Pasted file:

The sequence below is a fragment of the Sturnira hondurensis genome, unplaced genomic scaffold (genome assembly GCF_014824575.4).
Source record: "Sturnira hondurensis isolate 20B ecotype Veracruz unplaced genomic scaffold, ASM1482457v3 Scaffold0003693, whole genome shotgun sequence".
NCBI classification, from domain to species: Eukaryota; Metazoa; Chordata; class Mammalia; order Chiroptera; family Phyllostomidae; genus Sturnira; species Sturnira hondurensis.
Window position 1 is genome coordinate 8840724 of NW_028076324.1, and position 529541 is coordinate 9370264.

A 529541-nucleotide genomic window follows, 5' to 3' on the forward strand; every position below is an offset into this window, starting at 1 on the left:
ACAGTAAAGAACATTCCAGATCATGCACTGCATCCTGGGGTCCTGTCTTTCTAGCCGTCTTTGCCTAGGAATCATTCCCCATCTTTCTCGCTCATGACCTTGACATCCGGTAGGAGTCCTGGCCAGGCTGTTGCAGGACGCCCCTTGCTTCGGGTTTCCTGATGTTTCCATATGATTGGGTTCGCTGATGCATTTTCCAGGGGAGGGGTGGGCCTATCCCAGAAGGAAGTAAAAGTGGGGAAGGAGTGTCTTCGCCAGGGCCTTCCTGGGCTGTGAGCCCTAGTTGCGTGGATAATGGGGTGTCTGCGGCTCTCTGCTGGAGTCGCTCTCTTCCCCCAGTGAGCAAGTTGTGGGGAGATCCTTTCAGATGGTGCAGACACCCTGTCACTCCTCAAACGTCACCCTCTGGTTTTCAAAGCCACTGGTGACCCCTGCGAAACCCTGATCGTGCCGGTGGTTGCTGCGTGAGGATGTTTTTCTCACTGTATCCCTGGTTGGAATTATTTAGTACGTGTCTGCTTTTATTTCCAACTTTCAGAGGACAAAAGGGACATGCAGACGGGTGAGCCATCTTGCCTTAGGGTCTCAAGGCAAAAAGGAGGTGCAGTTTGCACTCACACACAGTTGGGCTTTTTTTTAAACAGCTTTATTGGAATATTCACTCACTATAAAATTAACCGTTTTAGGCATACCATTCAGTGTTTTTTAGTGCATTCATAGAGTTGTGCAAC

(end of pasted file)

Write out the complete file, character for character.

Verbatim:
The sequence below is a fragment of the Sturnira hondurensis genome, unplaced genomic scaffold (genome assembly GCF_014824575.4).
Source record: "Sturnira hondurensis isolate 20B ecotype Veracruz unplaced genomic scaffold, ASM1482457v3 Scaffold0003693, whole genome shotgun sequence".
NCBI classification, from domain to species: Eukaryota; Metazoa; Chordata; class Mammalia; order Chiroptera; family Phyllostomidae; genus Sturnira; species Sturnira hondurensis.
Window position 1 is genome coordinate 8840724 of NW_028076324.1, and position 529541 is coordinate 9370264.

A 529541-nucleotide genomic window follows, 5' to 3' on the forward strand; every position below is an offset into this window, starting at 1 on the left:
ACAGTAAAGAACATTCCAGATCATGCACTGCATCCTGGGGTCCTGTCTTTCTAGCCGTCTTTGCCTAGGAATCATTCCCCATCTTTCTCGCTCATGACCTTGACATCCGGTAGGAGTCCTGGCCAGGCTGTTGCAGGACGCCCCTTGCTTCGGGTTTCCTGATGTTTCCATATGATTGGGTTCGCTGATGCATTTTCCAGGGGAGGGGTGGGCCTATCCCAGAAGGAAGTAAAAGTGGGGAAGGAGTGTCTTCGCCAGGGCCTTCCTGGGCTGTGAGCCCTAGTTGCGTGGATAATGGGGTGTCTGCGGCTCTCTGCTGGAGTCGCTCTCTTCCCCCAGTGAGCAAGTTGTGGGGAGATCCTTTCAGATGGTGCAGACACCCTGTCACTCCTCAAACGTCACCCTCTGGTTTTCAAAGCCACTGGTGACCCCTGCGAAACCCTGATCGTGCCGGTGGTTGCTGCGTGAGGATGTTTTTCTCACTGTATCCCTGGTTGGAATTATTTAGTACGTGTCTGCTTTTATTTCCAACTTTCAGAGGACAAAAGGGACATGCAGACGGGTGAGCCATCTTGCCTTAGGGTCTCAAGGCAAAAAGGAGGTGCAGTTTGCACTCACACACAGTTGGGCTTTTTTTTAAACAGCTTTATTGGAATATTCACTCACTATAAAATTAACCGTTTTAGGCATACCATTCAGTGTTTTTTAGTGCATTCATAGAGTTGTGCAAC